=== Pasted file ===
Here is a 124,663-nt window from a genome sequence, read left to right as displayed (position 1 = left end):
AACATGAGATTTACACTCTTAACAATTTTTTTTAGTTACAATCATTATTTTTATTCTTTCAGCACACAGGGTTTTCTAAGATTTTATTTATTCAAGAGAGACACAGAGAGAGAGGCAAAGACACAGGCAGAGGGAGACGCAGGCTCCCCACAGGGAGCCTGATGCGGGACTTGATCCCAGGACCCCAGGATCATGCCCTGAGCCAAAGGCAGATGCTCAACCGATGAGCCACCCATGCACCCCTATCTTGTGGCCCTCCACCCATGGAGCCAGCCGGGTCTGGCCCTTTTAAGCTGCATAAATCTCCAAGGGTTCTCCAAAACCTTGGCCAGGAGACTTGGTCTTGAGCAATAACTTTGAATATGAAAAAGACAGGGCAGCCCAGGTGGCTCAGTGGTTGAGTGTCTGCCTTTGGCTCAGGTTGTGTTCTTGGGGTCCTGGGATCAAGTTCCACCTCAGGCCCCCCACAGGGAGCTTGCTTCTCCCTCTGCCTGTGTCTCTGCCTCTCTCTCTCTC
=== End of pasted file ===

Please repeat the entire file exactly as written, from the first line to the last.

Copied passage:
Here is a 124,663-nt window from a genome sequence, read left to right as displayed (position 1 = left end):
AACATGAGATTTACACTCTTAACAATTTTTTTTAGTTACAATCATTATTTTTATTCTTTCAGCACACAGGGTTTTCTAAGATTTTATTTATTCAAGAGAGACACAGAGAGAGAGGCAAAGACACAGGCAGAGGGAGACGCAGGCTCCCCACAGGGAGCCTGATGCGGGACTTGATCCCAGGACCCCAGGATCATGCCCTGAGCCAAAGGCAGATGCTCAACCGATGAGCCACCCATGCACCCCTATCTTGTGGCCCTCCACCCATGGAGCCAGCCGGGTCTGGCCCTTTTAAGCTGCATAAATCTCCAAGGGTTCTCCAAAACCTTGGCCAGGAGACTTGGTCTTGAGCAATAACTTTGAATATGAAAAAGACAGGGCAGCCCAGGTGGCTCAGTGGTTGAGTGTCTGCCTTTGGCTCAGGTTGTGTTCTTGGGGTCCTGGGATCAAGTTCCACCTCAGGCCCCCCACAGGGAGCTTGCTTCTCCCTCTGCCTGTGTCTCTGCCTCTCTCTCTCTC